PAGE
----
Tagged: hyne timber

Cultural partnership cements plans for significant Indigenous site

Students sitting around a yarning circle

Tumbarumba Public School students at the Ngarigo Culture Reserve during NAIDOC Week in July. Photo: Ngarigo Snow People/Facebook.

A culturally significant Indigenous site near Tumbarumba is set to benefit from a private partnership with one of the town’s leading manufacturers, cementing links between the centuries-old meeting place and today’s wider community.

Hyne Timber this week announced a 12-month partnership with the Ngarigo Toomaroombah Kunama Namadgi Indigenous Corporation to support the development of the Ngarigo Culture Reserve near Tumbarumba.

The Ngarigo Culture Reserve is the first of its kind for the town and is already attracting buses of visitors, despite the development being in its early stages.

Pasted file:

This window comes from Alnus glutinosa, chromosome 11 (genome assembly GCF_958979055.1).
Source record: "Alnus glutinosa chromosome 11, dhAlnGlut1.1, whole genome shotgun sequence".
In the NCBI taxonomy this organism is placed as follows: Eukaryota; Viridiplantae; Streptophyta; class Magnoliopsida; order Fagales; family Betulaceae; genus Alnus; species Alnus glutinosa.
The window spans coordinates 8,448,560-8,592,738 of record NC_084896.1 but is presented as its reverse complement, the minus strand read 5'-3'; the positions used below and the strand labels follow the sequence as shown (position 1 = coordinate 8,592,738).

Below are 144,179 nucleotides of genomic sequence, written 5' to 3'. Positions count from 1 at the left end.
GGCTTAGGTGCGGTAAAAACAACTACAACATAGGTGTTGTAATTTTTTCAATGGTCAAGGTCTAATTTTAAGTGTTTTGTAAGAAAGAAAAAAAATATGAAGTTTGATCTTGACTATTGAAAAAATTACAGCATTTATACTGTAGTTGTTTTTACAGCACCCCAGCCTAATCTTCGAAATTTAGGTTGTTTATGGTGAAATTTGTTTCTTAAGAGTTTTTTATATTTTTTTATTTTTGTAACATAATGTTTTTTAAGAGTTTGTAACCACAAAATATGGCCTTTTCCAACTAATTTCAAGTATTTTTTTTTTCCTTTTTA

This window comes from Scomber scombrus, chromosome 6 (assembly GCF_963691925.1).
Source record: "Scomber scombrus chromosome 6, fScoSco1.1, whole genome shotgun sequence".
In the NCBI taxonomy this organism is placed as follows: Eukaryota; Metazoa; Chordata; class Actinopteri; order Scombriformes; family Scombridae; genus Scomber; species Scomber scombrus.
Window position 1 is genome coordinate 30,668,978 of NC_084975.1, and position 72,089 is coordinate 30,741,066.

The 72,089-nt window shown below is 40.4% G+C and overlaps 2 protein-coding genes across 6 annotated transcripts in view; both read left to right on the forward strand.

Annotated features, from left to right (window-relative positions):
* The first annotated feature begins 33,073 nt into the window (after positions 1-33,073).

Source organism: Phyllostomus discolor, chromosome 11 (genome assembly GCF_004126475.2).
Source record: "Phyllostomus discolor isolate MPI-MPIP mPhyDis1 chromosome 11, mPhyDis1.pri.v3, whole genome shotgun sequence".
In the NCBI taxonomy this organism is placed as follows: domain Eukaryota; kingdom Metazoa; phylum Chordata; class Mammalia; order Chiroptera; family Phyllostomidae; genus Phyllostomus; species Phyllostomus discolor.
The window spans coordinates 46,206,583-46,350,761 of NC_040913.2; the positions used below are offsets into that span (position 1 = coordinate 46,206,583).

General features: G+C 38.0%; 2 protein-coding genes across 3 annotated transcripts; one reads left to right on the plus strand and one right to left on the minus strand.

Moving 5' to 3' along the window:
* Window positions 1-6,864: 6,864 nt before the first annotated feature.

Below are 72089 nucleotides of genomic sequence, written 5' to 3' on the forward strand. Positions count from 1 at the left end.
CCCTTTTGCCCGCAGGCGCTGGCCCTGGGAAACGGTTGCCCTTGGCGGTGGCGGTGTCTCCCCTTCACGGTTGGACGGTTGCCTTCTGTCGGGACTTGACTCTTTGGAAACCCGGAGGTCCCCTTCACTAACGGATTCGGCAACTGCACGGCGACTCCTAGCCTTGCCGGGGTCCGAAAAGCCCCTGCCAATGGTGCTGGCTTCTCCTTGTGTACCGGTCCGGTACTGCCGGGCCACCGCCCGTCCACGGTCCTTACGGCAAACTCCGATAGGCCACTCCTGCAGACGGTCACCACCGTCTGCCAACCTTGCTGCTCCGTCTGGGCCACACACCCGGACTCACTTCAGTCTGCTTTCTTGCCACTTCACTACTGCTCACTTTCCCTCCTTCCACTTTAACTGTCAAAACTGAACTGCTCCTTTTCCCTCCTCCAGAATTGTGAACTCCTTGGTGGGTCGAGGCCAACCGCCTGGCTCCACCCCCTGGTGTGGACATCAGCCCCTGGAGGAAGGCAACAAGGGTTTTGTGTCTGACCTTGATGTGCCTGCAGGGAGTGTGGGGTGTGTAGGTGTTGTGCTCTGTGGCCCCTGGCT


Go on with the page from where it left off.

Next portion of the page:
Ngarigo elders Uncle John Casey, Uncle Craig Wilesmith and Aunty Sandra Casey, supported by many other Ngarigo people and volunteers, are proudly informing the reserve development in respect of their ancestors.

Ngarigo’s traditional land covers some 16,000 square kilometres of the Monaro Tableland and southern NSW and northern Victoria alpine region.

That translates to an area that takes in, roughly, the towns of Yass, Queanbeyan, Cooma, Bombala, Delegate, Nimmitabel and Tumbarumba down to Omeo and Goongerah in Victoria.

Uncle Craig said the Ngarigo Culture Reserve, south of Tumbarumba, was in an area of spiritual and cultural significance.

At Murrays Crossing Road, south of the town, it’s known locally as “Five Ways” because it marked the convergence of five main Indigenous song lines, or walking tracks.

Several of these walking tracks – including Elliott Way and Snowy Mountains Highway – have morphed into modern-day roads but the junction, or as the Ngarigo people dubbed it “a bottleneck”, remains a consequential landmark.

Traditionally each year in November, Uncle Craig said, about 600 people from the 23 Ngarigo family sub-groups and other nearby mobs would gather with neighbouring tribes at this very place for corroborees, yarning, dance

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